16. 16. The concept of IoC and transition in development of EMI - government policies - separate programs - global professionals - language skills & knowledge - class subjects - internationalization abroad - Individual initiatives - co-learning - global citizens - intercultural competences - students’ activities - internationalization at home
  17. 17. REFERENCES Fraser, S. P. and Bosanquet, A. M. (2006). The curriculum? That’s just a unit outline, isn’t it? Studies in Higher Education 31 (3), 269- 284. Huisman, J. and Van der Wende, M. C. (2005). On Cooperation and Competition II. Bonn: Lemmens. Leask, B. (2009) Using formal and informal curricula to improve interactions between home and international students. Journal of Studies in International Education 13 (2), 205-221. Takagi, H. (2015). The internationalisation of curricula: The complexity and diversity of meaning in and beyond Japanese universities. Innovations in Education and Teaching In-ternational. London, 52, (4), 349-359.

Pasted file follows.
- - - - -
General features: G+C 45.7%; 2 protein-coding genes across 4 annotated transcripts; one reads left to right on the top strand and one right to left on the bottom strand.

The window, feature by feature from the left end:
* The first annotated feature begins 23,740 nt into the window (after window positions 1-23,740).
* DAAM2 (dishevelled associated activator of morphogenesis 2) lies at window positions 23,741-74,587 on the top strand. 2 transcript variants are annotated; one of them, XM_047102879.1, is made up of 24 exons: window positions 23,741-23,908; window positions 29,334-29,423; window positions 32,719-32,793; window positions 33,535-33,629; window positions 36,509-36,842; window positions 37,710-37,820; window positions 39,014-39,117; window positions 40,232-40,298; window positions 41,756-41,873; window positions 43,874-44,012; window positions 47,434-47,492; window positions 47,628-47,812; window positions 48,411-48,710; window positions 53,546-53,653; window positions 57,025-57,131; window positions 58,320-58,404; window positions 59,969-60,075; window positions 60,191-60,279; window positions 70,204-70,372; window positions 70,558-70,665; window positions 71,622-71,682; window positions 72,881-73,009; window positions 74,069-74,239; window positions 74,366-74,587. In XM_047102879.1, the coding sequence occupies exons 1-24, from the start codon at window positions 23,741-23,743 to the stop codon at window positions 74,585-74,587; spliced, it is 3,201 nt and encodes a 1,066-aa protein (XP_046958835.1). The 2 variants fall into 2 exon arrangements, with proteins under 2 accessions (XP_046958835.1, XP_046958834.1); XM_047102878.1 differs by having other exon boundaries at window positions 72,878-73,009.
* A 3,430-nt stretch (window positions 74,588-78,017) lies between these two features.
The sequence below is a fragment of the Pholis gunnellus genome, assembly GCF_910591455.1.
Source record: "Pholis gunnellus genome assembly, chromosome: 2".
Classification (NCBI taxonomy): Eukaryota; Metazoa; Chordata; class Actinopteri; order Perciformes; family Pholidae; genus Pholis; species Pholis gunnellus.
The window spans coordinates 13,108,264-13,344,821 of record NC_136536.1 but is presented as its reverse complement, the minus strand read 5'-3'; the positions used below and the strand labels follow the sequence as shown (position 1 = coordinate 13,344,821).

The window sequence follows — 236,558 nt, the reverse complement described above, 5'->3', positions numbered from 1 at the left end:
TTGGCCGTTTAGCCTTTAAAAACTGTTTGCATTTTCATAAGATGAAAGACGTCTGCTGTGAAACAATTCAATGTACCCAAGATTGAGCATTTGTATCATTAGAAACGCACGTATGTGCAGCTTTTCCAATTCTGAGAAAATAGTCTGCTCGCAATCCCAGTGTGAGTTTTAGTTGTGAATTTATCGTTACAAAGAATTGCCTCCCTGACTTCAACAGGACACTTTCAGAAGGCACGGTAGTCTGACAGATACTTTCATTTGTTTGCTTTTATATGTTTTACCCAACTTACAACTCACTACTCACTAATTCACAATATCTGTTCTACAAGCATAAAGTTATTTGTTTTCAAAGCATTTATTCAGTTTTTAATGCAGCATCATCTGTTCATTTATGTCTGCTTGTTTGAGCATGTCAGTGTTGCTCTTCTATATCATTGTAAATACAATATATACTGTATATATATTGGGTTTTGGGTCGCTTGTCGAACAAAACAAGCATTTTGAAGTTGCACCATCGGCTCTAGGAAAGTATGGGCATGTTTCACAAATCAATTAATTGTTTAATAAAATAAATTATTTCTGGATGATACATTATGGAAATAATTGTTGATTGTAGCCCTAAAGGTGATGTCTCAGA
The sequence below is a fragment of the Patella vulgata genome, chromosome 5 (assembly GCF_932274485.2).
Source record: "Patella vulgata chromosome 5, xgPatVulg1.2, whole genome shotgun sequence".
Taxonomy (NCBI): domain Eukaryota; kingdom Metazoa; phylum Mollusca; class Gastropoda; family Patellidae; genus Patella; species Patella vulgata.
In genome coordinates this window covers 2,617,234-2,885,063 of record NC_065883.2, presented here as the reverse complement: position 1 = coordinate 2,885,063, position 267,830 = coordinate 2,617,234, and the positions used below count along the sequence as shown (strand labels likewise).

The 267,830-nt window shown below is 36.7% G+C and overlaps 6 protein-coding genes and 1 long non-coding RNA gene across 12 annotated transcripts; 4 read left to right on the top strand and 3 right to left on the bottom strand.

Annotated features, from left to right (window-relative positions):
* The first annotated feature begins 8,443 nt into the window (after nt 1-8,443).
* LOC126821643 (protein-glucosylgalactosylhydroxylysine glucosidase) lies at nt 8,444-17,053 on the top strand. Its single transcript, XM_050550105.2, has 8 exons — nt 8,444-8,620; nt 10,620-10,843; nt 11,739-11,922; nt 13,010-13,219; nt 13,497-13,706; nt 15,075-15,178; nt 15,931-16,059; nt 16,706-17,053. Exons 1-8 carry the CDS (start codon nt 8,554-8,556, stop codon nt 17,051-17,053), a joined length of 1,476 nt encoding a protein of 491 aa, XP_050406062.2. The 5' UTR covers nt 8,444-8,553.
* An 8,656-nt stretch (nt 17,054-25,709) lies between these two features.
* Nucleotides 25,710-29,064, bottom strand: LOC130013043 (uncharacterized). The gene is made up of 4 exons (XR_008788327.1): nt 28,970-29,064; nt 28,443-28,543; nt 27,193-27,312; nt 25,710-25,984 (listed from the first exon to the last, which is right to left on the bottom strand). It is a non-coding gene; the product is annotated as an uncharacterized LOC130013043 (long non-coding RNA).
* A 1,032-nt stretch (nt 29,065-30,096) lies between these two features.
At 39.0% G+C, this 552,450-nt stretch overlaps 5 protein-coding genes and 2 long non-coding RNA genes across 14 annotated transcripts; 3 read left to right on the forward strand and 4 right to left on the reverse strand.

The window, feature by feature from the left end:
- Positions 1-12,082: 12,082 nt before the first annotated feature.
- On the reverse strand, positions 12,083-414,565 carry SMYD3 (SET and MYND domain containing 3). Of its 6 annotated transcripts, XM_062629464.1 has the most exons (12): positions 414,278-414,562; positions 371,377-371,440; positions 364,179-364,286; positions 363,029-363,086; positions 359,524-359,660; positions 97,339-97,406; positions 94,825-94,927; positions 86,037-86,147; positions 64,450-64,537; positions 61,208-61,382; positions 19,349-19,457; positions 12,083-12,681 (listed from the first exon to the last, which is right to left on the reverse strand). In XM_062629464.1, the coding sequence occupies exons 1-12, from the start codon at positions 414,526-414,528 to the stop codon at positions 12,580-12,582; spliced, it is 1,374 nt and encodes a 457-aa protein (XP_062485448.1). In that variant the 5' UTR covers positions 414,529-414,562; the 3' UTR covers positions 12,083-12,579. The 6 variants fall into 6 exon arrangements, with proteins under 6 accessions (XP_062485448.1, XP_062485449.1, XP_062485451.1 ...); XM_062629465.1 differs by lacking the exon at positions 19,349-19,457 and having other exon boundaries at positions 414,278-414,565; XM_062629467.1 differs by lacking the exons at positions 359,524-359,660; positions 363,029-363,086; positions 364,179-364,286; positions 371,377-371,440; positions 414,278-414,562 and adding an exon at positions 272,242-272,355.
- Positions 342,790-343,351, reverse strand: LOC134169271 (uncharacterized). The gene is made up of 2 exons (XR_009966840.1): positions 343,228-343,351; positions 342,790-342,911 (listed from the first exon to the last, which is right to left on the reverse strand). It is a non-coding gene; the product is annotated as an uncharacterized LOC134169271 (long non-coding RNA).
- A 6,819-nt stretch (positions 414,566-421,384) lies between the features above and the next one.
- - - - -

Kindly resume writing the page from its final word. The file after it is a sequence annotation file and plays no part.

18. 18. 10. Center Stage but Invisible: International Students in an English-Taught Program Juanita Heigham
  19. 19. Academic Concerns • English limitations of faculty • Teaching style Non-Academic Concerns • Settling in • Social support • Communication Nagoya University of Foreign Studies
  20. 20. 15. Making the EFL to ELF Transition in EMI at a Global Traction University Jim McKinley
  21. 21. From EFL to ELF in a Global Traction University English Studies Liberal Arts Green Science Difference perspective O X/O X/O Away from monolingual bias X/O X X Code-switching and mixing a resource X X X Target interlocutors and cultures NNESs O O O Teacher variance (NNESTs and NESTs) X X/O X/O Role models (successful ELF users) X O O C1 and L1 seen as resource X/O X X Case Study: Sophia University Successful implementation of EMI programs in three faculties. • Global approaches • Global studies X, Not observed/not present; O, observed/present; X/O, mixed data.
  22. 22. Discussion Order from www.multilingualmatters.com 50% Discount with code! PREORDER50